The field days are gone.  I’m sure that the effort to pull off such an event every year took its toll on the company members.  And I’m just as sure that the lawyers put the last nail in the coffin with worries about liability.

Today some people in Western New York carry on the chowder making (without the parades and drum and bugle corps) in their back yards.  The most common chowder kettle is the stainless liner from a Whirlpool clothes washer that you’ve had your buddy weld a plate into the bottom to make it tight.  It fits neatly on top of a 55 gallon drum with a hole cut in at the bottom to form a firebox and a small smoke pipe attached near the top.  Fueled with wood, you can make about 10 or more gallons of chowder in one of these homemade mini-cauldrons.

My dad would make a batch of chowder at least once, many times twice, a year.  Mom would do a lot of the work but tending the chowder was mostly a guy thing – fire and smoke and heat, you know.  I suppose that’s a carry over from the field days when one member of the fire company was designated as Chowder Master – in charge of supervising the making of the chowder and deciding when it was done, or as my dad would say, “it’s soup”.  After they made a kettle, mom and dad would  eat it for a few days (some say it’s better the second day), but mostly they’d can and freeze it to enjoy throughout the year.  In my dad’s “chowder” folder were the records of his chowder batches dating back to the early 80’s.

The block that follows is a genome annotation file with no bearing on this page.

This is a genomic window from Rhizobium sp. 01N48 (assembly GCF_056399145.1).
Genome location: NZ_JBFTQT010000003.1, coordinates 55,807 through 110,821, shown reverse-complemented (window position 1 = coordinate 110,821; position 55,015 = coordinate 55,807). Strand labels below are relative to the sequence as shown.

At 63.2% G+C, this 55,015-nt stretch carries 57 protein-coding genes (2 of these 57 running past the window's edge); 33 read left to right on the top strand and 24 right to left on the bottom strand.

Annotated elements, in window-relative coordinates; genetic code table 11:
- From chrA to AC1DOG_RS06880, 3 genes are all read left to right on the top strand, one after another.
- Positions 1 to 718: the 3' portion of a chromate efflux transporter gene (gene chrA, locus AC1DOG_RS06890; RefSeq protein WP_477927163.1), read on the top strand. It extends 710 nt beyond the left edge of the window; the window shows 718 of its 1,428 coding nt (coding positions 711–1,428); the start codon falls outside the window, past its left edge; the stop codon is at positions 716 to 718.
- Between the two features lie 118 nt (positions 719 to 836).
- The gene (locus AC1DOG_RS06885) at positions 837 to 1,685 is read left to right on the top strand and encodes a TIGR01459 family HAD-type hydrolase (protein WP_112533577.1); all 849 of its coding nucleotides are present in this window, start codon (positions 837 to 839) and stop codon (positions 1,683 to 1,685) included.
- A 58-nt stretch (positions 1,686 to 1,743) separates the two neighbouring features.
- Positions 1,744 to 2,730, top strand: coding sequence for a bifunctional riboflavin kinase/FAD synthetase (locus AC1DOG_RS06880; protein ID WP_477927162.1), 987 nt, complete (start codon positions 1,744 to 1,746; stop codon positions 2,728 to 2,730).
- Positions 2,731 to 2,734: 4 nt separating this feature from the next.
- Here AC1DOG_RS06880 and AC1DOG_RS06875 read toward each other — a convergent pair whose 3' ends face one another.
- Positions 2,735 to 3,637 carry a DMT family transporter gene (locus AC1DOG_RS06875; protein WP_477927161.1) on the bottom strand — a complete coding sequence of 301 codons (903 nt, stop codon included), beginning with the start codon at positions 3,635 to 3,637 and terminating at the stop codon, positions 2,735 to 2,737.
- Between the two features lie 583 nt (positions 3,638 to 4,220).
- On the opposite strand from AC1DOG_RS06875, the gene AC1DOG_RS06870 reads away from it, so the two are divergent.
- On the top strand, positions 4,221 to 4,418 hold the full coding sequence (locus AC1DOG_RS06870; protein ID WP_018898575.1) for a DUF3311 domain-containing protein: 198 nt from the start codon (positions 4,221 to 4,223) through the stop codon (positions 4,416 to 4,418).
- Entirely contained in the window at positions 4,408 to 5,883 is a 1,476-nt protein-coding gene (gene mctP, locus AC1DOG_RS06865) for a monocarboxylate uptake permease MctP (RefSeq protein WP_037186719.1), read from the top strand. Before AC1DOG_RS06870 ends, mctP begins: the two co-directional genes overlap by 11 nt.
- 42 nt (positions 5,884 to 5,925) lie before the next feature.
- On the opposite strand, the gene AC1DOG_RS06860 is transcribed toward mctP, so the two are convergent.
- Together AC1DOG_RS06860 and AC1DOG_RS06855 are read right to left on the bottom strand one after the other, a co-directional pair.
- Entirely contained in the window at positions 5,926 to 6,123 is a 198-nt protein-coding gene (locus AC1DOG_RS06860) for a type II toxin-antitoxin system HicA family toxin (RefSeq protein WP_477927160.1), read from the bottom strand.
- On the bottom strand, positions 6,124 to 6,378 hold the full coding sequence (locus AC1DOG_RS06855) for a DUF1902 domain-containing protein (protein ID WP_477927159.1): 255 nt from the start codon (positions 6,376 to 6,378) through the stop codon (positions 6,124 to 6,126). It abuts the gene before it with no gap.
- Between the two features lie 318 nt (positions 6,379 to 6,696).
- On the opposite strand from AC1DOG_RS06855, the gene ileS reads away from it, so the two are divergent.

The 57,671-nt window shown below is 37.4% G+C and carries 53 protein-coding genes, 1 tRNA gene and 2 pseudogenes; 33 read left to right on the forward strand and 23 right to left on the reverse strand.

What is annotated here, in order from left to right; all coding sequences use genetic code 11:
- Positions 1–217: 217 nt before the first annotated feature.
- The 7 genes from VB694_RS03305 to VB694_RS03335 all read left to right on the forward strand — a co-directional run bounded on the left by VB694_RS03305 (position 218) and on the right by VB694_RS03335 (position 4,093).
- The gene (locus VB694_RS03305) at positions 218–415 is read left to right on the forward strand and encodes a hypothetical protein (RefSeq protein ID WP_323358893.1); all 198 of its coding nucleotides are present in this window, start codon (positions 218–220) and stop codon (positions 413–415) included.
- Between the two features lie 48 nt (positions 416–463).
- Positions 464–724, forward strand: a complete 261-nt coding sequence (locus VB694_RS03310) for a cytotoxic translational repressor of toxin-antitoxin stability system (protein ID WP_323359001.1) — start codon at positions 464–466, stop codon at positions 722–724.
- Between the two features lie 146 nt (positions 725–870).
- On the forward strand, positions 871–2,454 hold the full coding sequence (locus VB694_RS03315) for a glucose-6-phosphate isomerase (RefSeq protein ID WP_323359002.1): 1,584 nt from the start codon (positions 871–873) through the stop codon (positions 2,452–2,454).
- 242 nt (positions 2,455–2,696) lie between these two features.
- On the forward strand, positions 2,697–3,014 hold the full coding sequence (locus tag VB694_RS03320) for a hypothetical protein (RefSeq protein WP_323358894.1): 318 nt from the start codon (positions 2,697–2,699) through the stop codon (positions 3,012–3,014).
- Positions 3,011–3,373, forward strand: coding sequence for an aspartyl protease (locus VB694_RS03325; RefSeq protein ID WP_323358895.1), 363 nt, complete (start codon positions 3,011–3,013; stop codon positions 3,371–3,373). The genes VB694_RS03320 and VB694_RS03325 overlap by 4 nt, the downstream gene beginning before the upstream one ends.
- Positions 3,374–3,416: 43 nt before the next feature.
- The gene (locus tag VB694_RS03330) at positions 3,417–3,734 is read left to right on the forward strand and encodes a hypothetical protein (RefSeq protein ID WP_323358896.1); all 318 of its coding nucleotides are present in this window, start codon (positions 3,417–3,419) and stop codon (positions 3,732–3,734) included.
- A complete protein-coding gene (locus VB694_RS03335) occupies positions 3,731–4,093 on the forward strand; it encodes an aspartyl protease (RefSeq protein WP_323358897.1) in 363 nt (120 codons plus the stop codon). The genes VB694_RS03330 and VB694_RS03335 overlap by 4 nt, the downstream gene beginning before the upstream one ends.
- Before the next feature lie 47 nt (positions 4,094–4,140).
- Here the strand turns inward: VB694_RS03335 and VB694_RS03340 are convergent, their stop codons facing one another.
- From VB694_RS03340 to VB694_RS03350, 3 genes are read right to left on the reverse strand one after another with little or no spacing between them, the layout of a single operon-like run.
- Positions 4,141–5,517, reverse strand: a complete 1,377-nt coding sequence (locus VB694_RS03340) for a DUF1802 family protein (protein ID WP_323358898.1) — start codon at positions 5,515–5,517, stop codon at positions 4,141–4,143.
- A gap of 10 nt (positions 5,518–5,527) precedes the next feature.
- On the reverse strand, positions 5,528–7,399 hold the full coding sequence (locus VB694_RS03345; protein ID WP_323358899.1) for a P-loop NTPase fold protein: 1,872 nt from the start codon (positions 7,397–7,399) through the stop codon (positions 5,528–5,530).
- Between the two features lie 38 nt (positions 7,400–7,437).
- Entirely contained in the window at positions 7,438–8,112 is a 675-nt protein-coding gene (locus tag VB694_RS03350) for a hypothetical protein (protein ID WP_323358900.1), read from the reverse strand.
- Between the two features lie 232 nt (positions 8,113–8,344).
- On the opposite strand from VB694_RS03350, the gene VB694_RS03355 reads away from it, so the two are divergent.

The most important version dates from April 13, 1983.  That must have been a good batch (he assessed it to be “Real Good”) because it’s the recipe he referred to and based most other batches on over the next 25 years of records.  The ingredients don’t change much but there are small changes showing that he was always trying to improve on the near prefect (at one point he eliminated minced clams in favor of clam broth, I think, because of concerns about the safety of having them in the canned product).